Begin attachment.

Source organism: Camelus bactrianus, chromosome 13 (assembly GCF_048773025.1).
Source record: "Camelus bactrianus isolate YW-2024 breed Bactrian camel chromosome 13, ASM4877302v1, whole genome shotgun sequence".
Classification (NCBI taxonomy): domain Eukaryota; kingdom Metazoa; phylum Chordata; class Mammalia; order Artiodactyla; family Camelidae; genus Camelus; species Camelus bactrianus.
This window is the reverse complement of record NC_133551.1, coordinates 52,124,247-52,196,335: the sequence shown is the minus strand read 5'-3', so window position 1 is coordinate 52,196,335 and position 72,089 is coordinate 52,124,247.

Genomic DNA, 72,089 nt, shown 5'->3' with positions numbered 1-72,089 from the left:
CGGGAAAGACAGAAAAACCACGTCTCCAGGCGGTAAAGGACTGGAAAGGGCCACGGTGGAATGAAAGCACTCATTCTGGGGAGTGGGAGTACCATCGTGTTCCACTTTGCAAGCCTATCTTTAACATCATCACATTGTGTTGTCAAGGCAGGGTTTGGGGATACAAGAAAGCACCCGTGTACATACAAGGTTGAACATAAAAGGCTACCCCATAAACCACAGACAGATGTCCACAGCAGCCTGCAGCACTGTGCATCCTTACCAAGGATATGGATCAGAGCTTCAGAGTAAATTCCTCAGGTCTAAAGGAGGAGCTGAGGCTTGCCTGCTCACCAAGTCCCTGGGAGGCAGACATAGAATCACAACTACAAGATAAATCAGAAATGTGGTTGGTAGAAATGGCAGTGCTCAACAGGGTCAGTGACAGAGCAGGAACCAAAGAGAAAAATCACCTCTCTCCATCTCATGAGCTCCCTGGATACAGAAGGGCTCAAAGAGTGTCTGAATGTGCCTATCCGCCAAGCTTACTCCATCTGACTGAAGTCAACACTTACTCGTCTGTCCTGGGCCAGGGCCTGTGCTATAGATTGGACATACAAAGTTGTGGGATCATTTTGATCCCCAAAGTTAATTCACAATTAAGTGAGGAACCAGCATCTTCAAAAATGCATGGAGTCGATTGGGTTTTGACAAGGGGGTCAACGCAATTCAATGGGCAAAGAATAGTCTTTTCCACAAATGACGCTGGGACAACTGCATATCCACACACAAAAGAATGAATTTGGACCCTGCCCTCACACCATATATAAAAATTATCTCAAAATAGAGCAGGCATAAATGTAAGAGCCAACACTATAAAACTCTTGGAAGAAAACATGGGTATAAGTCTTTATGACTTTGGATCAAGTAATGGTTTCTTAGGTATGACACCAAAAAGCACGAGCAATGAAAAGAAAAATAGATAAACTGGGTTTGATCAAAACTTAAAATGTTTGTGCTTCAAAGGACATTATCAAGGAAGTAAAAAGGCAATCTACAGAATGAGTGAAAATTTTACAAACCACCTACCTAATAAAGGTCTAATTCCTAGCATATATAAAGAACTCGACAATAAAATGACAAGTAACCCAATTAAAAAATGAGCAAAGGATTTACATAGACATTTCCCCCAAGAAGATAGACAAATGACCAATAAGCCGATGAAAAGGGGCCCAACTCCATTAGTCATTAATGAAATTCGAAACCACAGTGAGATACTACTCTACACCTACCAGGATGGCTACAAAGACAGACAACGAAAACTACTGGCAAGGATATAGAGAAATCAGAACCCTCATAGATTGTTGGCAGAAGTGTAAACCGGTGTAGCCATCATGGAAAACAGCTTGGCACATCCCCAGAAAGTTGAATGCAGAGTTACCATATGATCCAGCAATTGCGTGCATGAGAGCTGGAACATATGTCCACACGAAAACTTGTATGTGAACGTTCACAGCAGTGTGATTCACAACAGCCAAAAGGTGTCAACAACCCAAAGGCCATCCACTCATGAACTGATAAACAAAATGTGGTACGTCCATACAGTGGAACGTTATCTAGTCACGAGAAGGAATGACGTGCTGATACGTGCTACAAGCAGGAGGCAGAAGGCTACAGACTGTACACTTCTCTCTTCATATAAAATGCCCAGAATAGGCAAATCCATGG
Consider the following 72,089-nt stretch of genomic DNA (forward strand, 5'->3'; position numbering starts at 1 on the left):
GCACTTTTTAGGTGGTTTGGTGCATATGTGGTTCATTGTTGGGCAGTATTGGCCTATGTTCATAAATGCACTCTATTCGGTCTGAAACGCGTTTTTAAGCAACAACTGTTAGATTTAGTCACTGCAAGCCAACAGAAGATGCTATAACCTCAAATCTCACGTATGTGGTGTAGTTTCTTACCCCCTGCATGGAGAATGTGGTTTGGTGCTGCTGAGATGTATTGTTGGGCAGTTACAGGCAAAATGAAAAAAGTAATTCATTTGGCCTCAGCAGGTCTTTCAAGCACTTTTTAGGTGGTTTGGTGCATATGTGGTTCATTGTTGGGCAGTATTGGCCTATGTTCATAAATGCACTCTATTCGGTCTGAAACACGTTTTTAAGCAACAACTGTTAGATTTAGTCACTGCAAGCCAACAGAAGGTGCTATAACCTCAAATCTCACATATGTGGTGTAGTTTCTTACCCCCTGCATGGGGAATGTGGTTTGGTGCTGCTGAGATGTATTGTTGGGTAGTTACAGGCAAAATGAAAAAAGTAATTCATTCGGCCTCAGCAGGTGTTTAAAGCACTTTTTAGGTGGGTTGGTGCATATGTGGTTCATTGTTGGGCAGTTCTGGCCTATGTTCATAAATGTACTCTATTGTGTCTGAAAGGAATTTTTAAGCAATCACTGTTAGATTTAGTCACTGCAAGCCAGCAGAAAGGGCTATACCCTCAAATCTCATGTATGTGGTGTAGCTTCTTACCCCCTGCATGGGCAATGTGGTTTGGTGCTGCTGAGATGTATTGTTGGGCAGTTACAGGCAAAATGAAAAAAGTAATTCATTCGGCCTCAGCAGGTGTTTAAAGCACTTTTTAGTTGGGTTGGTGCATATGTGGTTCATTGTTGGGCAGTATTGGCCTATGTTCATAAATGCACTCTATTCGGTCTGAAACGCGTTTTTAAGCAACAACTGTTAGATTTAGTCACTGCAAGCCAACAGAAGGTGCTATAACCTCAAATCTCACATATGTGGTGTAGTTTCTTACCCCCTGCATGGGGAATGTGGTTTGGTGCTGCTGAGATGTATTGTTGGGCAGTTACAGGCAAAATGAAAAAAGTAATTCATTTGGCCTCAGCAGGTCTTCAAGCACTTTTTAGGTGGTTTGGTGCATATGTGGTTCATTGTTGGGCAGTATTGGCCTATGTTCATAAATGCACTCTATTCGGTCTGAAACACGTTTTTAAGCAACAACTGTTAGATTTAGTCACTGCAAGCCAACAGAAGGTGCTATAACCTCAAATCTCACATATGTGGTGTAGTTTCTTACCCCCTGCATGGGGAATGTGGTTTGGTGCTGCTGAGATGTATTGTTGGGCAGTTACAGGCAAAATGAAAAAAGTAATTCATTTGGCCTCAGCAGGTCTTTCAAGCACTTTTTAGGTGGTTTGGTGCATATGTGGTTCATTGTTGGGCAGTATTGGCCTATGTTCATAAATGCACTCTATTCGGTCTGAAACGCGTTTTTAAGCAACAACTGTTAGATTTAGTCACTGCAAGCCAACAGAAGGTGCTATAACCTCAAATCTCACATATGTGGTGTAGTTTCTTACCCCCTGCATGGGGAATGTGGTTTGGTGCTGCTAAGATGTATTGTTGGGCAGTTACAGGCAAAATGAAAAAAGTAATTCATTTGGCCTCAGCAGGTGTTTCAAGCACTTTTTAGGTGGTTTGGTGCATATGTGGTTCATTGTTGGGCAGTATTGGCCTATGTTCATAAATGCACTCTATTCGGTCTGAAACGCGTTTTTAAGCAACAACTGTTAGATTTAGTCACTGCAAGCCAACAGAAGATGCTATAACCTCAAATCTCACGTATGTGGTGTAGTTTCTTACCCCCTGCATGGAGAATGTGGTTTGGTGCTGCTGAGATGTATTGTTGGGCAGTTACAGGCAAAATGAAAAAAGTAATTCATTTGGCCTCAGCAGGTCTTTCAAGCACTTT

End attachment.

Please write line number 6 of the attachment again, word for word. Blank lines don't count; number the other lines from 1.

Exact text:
CGGGAAAGACAGAAAAACCACGTCTCCAGGCGGTAAAGGACTGGAAAGGGCCACGGTGGAATGAAAGCACTCATTCTGGGGAGTGGGAGTACCATCGTGTTCCACTTTGCAAGCCTATCTTTAACATCATCACATTGTGTTGTCAAGGCAGGGTTTGGGGATACAAGAAAGCACCCGTGTACATACAAGGTTGAACATAAAAGGCTACCCCATAAACCACAGACAGATGTCCACAGCAGCCTGCAGCACTGTGCATCCTTACCAAGGATATGGATCAGAGCTTCAGAGTAAATTCCTCAGGTCTAAAGGAGGAGCTGAGGCTTGCCTGCTCACCAAGTCCCTGGGAGGCAGACATAGAATCACAACTACAAGATAAATCAGAAATGTGGTTGGTAGAAATGGCAGTGCTCAACAGGGTCAGTGACAGAGCAGGAACCAAAGAGAAAAATCACCTCTCTCCATCTCATGAGCTCCCTGGATACAGAAGGGCTCAAAGAGTGTCTGAATGTGCCTATCCGCCAAGCTTACTCCATCTGACTGAAGTCAACACTTACTCGTCTGTCCTGGGCCAGGGCCTGTGCTATAGATTGGACATACAAAGTTGTGGGATCATTTTGATCCCCAAAGTTAATTCACAATTAAGTGAGGAACCAGCATCTTCAAAAATGCATGGAGTCGATTGGGTTTTGACAAGGGGGTCAACGCAATTCAATGGGCAAAGAATAGTCTTTTCCACAAATGACGCTGGGACAACTGCATATCCACACACAAAAGAATGAATTTGGACCCTGCCCTCACACCATATATAAAAATTATCTCAAAATAGAGCAGGCATAAATGTAAGAGCCAACACTATAAAACTCTTGGAAGAAAACATGGGTATAAGTCTTTATGACTTTGGATCAAGTAATGGTTTCTTAGGTATGACACCAAAAAGCACGAGCAATGAAAAGAAAAATAGATAAACTGGGTTTGATCAAAACTTAAAATGTTTGTGCTTCAAAGGACATTATCAAGGAAGTAAAAAGGCAATCTACAGAATGAGTGAAAATTTTACAAACCACCTACCTAATAAAGGTCTAATTCCTAGCATATATAAAGAACTCGACAATAAAATGACAAGTAACCCAATTAAAAAATGAGCAAAGGATTTACATAGACATTTCCCCCAAGAAGATAGACAAATGACCAATAAGCCGATGAAAAGGGGCCCAACTCCATTAGTCATTAATGAAATTCGAAACCACAGTGAGATACTACTCTACACCTACCAGGATGGCTACAAAGACAGACAACGAAAACTACTGGCAAGGATATAGAGAAATCAGAACCCTCATAGATTGTTGGCAGAAGTGTAAACCGGTGTAGCCATCATGGAAAACAGCTTGGCACATCCCCAGAAAGTTGAATGCAGAGTTACCATATGATCCAGCAATTGCGTGCATGAGAGCTGGAACATATGTCCACACGAAAACTTGTATGTGAACGTTCACAGCAGTGTGATTCACAACAGCCAAAAGGTGTCAACAACCCAAAGGCCATCCACTCATGAACTGATAAACAAAATGTGGTACGTCCATACAGTGGAACGTTATCTAGTCACGAGAAGGAATGACGTGCTGATACGTGCTACAAGCAGGAGGCAGAAGGCTACAGACTGTACACTTCTCTCTTCATATAAAATGCCCAGAATAGGCAAATCCATGG